You know it’s good because all the locals come to eat here. Thanks to Jackie Kennedy, who dined here to escape the media when she visited the coast decades back, Cumpa’ Cosimo now enjoys a somewhat legendary status. It’s a classic, family-run Italian restaurant, with dark wooden furniture, white tablecloths and old paintings and photographs on the walls, located just off the main piazza in Ravello. Dishes follow the seasons, but if you want to try something that will truly blow your mind (as well as your linens off), order their signature dish of five types of homemade pasta served with tagliatelle ragu, cheese-and-ham-filled crepe, tomato basil rigatoni, tomato gnocchi and troffe. Via Roma, 44, 84010 Ravello SA, Italy / +39 089 857156
Da Adolfo, Positano
Ask anyone in these parts and they’ll tell you this place is legendary. Heck, even Carla Sersale of Le Sirenuse told us “it is the best restaurant in the world.” To reach the coveted spot, you’ll have to jump on a little boat from the port in Positano. Once there, grab a chair and scoff everything from local fish to mozzarella on lemon leaves and whatever the waiter tells you to eat. It is worth making a day of it, especially because it’s got its own beach armed with views that stretch all the way to Capri. The spot is very popular, so be sure to book at least two weeks ahead. Via Laurito, 40, 84017 Positano SA, Italy / +39 089 875022 / daadolfo.com
For a hotel restaurant, you’ll be blown away. Bacco is a Slow Food kind of place that’s been around for over half a century specialising in local living by supporting small farms and producers close to the kitchens. Service is exemplary with eagle-eyed waiters ready to charm you with their stories of the coast and more. The menu is stunning featuring spun pastas, and perhaps, the best linguine we’ve ever devoured. Those that need to up their cooking game will be pleased to know that lessons in all things Italian cuisine are also available. Via Giambattista Lama, 9, 84010 Furore SA, Italy / +39 089 830360 / baccofurore.it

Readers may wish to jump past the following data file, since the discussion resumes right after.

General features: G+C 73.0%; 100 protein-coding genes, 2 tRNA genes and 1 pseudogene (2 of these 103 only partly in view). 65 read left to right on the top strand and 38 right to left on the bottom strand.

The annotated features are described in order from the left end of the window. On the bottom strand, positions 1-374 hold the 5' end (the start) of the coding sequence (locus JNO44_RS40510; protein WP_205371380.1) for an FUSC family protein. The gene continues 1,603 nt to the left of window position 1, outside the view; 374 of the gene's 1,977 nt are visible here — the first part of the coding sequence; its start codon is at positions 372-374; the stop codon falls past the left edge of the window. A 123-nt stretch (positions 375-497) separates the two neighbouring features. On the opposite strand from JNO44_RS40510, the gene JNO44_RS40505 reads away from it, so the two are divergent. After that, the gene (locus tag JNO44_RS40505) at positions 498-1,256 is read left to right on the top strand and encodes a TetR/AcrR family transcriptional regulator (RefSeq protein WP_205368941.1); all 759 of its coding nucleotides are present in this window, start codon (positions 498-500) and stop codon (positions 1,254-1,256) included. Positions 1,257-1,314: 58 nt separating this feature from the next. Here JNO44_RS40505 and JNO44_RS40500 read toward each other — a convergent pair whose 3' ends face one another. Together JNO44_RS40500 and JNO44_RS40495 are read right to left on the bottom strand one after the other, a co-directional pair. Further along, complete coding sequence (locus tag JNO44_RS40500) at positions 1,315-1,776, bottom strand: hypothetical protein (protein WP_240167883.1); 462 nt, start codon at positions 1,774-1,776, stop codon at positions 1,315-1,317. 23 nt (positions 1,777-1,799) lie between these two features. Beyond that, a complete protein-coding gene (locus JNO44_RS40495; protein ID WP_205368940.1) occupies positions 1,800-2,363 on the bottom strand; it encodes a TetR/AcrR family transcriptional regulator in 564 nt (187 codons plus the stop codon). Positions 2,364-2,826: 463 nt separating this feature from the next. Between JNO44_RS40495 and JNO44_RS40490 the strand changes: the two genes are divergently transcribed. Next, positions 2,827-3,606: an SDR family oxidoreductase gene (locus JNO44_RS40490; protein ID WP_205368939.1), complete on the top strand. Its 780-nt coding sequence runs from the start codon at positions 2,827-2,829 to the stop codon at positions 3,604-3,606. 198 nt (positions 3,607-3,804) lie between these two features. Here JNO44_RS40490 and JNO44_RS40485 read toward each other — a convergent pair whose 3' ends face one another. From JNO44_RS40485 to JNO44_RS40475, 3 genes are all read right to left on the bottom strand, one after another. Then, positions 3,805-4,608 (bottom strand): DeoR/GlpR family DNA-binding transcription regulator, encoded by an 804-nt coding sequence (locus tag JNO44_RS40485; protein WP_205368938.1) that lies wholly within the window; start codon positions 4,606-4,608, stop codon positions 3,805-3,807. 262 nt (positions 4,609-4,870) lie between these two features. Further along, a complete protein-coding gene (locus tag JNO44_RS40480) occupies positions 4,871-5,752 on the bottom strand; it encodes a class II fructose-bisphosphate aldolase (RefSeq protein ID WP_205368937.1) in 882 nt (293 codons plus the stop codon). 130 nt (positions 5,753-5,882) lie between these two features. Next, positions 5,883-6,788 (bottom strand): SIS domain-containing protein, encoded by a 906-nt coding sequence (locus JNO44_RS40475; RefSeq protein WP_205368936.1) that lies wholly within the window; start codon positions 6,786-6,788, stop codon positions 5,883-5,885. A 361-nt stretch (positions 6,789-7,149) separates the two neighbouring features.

Belmond Caruso Hotel, Ravello
The original ivy-clad building dates all the way back to the 11th century, and like Villa Cimbrone, drew in Virginia Woolf and other Bloomsbury set types, and later Jackie Kennedy and Humphrey Bogart. Feel free to snoop – the hotel staff welcome it – and don’t miss the mountainside infinity pool – one of the best Instagram shots you’ll get this side of Amalfi.
Aperitivo here is non-negotiable, especially at the hotel bar donning insane views over Ravello and beyond. Tommaso Mansi, the Belmond Hotel Caruso’s head barman, has crafted a mammoth list of cocktails to suit every palette, from Aperol twists to gimlets gushing with Amalfi par excellence. Request to sit by the arches for absolute panoramic romantic escapism. Piazza S. Giovanni del Toro, 2, 84010 Ravello SA, Italy / +39 089 858801 / belmond.com